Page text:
I am haunted by the still-vivid memory of picking up the phone on 9/11. A dear friend in Washington, D.C. sobbed, "Turn on your television, they've flown a plane into the World Trade Center." Then I watched the second plane fly into the second tower. And then the towers collapsed.
Eleven years later, I'm still haunted by the life lost on and because of that day. Haunted by at all those who mourn lost loved ones, lost innocence and a lost sense of security. Haunted that our world, instead of growing more peaceful and united, has grown more violent and divided.
Haunted that 11 years later good Americans who happen to be Muslim or are mistakenly identified as Muslim are forced to live in fear.
A few weeks ago, I was a guest at an end-of-Ramadan celebration hosted by a Pakistani Muslim couple I am humbled to call my friends. They are generous, big-hearted people. Their lives enrich America and our world.
In his greeting, the host said that only two things were required of me that evening: to have a good time and to make a new friend. Even though I was one of the few Christians at this Muslim celebration, it was easy to do both.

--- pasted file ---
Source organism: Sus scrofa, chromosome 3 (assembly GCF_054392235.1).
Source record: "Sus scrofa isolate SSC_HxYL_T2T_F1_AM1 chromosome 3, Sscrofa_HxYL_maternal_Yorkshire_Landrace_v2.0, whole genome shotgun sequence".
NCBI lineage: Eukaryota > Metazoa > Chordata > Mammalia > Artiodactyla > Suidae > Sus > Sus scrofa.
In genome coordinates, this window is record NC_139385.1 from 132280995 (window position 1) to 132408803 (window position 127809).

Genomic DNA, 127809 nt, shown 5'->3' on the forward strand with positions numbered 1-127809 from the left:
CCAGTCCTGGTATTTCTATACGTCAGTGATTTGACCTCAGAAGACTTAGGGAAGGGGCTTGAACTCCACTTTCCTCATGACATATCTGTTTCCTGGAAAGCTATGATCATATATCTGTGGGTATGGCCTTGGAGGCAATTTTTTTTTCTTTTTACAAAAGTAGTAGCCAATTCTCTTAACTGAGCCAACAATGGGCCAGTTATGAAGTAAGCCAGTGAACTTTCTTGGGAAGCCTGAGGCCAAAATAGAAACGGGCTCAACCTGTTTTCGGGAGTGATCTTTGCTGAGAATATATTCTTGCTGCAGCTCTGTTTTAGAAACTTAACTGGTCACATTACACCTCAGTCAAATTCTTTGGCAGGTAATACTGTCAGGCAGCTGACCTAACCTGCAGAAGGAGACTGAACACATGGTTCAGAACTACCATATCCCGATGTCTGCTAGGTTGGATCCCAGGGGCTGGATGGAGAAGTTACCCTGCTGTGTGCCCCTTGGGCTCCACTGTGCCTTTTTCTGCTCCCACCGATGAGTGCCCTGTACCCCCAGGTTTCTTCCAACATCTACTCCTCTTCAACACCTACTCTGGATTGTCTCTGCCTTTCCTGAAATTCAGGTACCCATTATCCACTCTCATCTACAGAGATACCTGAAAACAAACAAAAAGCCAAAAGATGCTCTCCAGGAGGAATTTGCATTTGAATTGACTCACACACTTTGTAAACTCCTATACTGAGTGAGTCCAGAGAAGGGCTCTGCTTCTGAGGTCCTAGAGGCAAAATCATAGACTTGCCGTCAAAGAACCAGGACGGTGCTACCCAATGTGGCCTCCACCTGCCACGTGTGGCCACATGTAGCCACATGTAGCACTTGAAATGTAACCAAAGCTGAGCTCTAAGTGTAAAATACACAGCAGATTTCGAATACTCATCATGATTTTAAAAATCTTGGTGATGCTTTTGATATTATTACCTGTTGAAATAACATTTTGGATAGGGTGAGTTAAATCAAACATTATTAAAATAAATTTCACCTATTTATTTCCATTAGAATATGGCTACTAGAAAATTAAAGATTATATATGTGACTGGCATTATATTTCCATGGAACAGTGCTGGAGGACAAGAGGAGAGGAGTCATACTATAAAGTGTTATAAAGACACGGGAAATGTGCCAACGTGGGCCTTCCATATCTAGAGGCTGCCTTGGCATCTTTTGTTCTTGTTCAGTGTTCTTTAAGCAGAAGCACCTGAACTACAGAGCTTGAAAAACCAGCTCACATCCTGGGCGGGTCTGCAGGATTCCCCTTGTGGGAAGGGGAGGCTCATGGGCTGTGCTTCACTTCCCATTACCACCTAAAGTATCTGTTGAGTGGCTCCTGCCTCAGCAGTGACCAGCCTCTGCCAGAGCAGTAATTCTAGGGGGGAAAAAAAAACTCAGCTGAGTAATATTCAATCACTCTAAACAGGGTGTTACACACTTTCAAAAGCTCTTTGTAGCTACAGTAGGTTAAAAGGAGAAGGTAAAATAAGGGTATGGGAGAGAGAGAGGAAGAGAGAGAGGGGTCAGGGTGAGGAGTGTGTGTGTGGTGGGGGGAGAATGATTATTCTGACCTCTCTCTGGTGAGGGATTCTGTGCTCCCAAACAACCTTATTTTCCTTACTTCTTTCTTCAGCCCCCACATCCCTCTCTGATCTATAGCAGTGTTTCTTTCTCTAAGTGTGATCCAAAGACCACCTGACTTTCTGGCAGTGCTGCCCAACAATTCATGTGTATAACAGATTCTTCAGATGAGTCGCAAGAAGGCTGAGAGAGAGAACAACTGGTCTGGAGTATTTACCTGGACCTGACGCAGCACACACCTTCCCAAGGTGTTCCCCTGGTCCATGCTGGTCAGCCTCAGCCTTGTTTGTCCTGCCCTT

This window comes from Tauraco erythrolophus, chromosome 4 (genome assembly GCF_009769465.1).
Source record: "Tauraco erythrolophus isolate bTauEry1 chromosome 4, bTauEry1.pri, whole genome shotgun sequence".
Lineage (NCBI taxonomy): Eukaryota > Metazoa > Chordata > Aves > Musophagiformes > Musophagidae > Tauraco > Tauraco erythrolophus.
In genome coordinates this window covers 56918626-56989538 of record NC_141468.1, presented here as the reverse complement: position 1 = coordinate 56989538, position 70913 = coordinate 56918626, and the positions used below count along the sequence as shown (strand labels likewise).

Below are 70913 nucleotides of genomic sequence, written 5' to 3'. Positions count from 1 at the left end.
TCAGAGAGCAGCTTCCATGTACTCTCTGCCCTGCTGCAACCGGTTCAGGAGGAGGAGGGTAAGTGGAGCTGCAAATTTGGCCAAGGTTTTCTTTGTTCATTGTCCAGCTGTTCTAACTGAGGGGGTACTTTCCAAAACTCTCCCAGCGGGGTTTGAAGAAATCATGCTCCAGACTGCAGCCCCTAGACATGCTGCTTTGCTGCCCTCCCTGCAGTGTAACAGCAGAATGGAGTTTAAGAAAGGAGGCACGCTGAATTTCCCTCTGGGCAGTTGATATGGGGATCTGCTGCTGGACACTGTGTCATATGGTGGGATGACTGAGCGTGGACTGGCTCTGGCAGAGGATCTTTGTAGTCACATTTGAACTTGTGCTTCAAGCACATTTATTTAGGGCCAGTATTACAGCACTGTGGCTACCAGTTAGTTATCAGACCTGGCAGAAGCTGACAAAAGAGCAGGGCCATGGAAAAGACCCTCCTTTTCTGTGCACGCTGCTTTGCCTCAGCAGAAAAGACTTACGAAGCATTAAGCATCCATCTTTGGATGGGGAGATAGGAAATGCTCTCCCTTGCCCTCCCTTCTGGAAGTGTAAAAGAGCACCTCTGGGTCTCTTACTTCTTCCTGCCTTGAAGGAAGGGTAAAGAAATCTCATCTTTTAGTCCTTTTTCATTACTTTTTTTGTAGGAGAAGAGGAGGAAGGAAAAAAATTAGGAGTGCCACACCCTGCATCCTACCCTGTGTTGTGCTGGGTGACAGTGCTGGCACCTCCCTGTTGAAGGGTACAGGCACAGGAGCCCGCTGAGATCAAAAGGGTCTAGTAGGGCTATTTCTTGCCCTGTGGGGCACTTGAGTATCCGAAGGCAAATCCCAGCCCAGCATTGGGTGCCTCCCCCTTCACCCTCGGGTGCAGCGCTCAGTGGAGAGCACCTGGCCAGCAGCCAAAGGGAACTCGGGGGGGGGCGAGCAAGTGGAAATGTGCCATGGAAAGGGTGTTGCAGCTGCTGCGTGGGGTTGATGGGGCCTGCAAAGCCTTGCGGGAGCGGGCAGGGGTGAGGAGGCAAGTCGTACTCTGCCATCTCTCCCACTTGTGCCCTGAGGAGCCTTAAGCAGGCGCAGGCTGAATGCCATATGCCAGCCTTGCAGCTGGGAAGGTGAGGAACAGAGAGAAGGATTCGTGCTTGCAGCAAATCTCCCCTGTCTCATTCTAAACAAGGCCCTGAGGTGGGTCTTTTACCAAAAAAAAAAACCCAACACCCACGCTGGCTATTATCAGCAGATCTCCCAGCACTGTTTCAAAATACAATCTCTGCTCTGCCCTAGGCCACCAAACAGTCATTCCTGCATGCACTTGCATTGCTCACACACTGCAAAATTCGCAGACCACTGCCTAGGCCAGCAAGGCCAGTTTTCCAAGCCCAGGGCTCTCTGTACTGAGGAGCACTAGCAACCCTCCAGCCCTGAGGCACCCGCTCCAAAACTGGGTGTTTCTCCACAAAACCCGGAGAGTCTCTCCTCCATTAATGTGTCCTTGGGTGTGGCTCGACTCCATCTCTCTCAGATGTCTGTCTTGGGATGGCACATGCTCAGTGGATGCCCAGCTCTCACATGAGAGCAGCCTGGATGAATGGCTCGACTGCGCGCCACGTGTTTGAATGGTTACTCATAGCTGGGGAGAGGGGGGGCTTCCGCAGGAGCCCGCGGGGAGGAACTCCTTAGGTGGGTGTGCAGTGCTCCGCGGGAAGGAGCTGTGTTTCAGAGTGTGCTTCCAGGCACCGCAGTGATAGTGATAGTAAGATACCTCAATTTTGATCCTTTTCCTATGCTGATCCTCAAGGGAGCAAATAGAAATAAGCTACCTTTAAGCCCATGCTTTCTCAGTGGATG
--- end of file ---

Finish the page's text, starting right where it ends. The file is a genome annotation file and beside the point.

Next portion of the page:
As we commemorate the tragedy of 9/11 it is right to mourn all that was lost on that day and since. But can we also shine the light of hope through that tragedy by making a new friend?
For the vast majority of Americans, that might mean reaching out to a neighbor or colleague who is Muslim or Sikh or Hindu, or calling a house of worship in your community. When someone answers the phone, let them know you're a neighbor and that you're glad they're here and that you'd like to get to know them better.
This is one small way to begin to transform the awful legacy of 9/11 -- its tragic loss of life and subsequent menace to loyal, peace-loving Americans who happen to be Muslim or are mis-identified as Muslim -- into the promise of a new future where we link arms as neighbors and rebuild a sense of American community where people welcome, respect and help each other.